Additionally, our range of power umbilicals is increasing to incorporate higher power transmission capabilities, along with communications and control functions. We are also investing in additional service capabilities and test equipment across our markets.

  • OE: How is JDR coming to grips with the new demands the offshore industry is making on the subsea sector while it pursues its chosen path or pathways to net zero? What are some of the most challenging projects you and JDR have been working on?

Rory Graham: The demands of the offshore industry are expanding and developing as we engage in our energy transition. We have been using our significant experience in delivering complex cables and umbilicals for the oil & gas market over the last 30 years as a basis for this market change. A notable project we have recently delivered is Equinor’s Hywind Tampen, one of the largest floating wind platform electrification scopes operational to date.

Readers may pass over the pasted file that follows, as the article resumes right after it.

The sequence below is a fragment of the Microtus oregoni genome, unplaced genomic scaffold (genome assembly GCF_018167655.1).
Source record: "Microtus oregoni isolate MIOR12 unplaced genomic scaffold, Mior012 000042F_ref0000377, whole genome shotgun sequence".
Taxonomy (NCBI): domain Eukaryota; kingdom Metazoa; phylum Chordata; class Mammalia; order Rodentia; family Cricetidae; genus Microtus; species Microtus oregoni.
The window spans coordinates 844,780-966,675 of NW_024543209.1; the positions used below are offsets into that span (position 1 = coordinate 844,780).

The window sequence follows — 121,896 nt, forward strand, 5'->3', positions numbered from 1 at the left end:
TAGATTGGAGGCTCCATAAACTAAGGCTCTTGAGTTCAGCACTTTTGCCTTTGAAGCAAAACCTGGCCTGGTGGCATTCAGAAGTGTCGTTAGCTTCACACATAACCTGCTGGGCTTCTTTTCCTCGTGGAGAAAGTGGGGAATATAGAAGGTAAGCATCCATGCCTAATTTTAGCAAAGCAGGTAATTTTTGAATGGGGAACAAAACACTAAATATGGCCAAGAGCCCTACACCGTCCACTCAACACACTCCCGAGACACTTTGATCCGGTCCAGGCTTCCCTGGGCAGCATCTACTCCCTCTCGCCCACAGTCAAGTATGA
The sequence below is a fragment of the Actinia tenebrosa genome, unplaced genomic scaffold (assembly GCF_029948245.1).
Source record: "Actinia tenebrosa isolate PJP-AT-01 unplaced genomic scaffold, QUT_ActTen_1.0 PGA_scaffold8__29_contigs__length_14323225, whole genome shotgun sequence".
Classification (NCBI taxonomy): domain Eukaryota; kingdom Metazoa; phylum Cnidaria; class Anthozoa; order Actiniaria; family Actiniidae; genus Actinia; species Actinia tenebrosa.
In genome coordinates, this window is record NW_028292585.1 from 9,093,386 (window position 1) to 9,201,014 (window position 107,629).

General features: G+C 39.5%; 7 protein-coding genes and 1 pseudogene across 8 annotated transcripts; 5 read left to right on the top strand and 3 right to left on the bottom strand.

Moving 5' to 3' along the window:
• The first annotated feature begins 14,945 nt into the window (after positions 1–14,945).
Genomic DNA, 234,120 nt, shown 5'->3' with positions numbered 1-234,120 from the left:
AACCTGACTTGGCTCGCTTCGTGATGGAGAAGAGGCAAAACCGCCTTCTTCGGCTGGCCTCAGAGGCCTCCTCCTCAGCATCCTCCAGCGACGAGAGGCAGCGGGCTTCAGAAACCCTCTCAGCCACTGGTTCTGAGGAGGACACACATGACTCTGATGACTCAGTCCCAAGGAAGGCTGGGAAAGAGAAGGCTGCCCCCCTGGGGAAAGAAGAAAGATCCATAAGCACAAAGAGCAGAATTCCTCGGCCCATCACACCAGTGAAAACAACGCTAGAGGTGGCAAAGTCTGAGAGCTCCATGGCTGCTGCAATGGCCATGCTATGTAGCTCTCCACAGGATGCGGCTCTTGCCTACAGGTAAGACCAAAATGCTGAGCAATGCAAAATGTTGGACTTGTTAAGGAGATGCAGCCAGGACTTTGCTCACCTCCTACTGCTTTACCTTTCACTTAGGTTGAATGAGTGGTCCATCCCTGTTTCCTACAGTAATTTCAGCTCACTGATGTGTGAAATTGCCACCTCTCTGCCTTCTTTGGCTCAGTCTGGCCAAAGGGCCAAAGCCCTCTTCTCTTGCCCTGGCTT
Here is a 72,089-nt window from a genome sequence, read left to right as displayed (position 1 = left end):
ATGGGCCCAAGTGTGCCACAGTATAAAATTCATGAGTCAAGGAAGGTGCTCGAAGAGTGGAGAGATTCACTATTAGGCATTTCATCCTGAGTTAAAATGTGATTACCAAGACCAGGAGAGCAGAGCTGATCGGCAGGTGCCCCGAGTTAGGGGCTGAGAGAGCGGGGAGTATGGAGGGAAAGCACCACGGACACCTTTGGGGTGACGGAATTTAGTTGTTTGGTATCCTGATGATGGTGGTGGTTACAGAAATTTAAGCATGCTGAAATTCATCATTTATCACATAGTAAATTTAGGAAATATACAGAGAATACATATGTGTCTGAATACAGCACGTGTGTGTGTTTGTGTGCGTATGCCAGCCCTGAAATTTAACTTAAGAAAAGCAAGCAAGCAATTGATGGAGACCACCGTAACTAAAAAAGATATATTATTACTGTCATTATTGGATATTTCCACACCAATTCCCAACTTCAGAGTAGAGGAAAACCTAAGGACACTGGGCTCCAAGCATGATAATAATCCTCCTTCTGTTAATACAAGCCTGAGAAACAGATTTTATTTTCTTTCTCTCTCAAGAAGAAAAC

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We delivered multiple dynamic array and export cables, operating in incredibly harsh North Sea conditions. Analyzing and understanding the demands of the system was challenging, and whilst we drew from our extensive experience, the system complexities and project specifications took real care and attention to ensure our product was installable and operational for its lifetime.

  • OE: Thank you for this interview! Would you like to add anything else?

Rory Graham: My pleasure. One thing to add is that the offshore market is evolving. We look forward to accelerating the transition, and we will continue to support our clients in delivering successful projects across all our markets.

We are making significant investments today to support the substantial growth in offshore energy infrastructure, which is essential to achieving society’s net-zero ambitions. JDR plans to be a key part of delivering this for our sustainable and responsible future.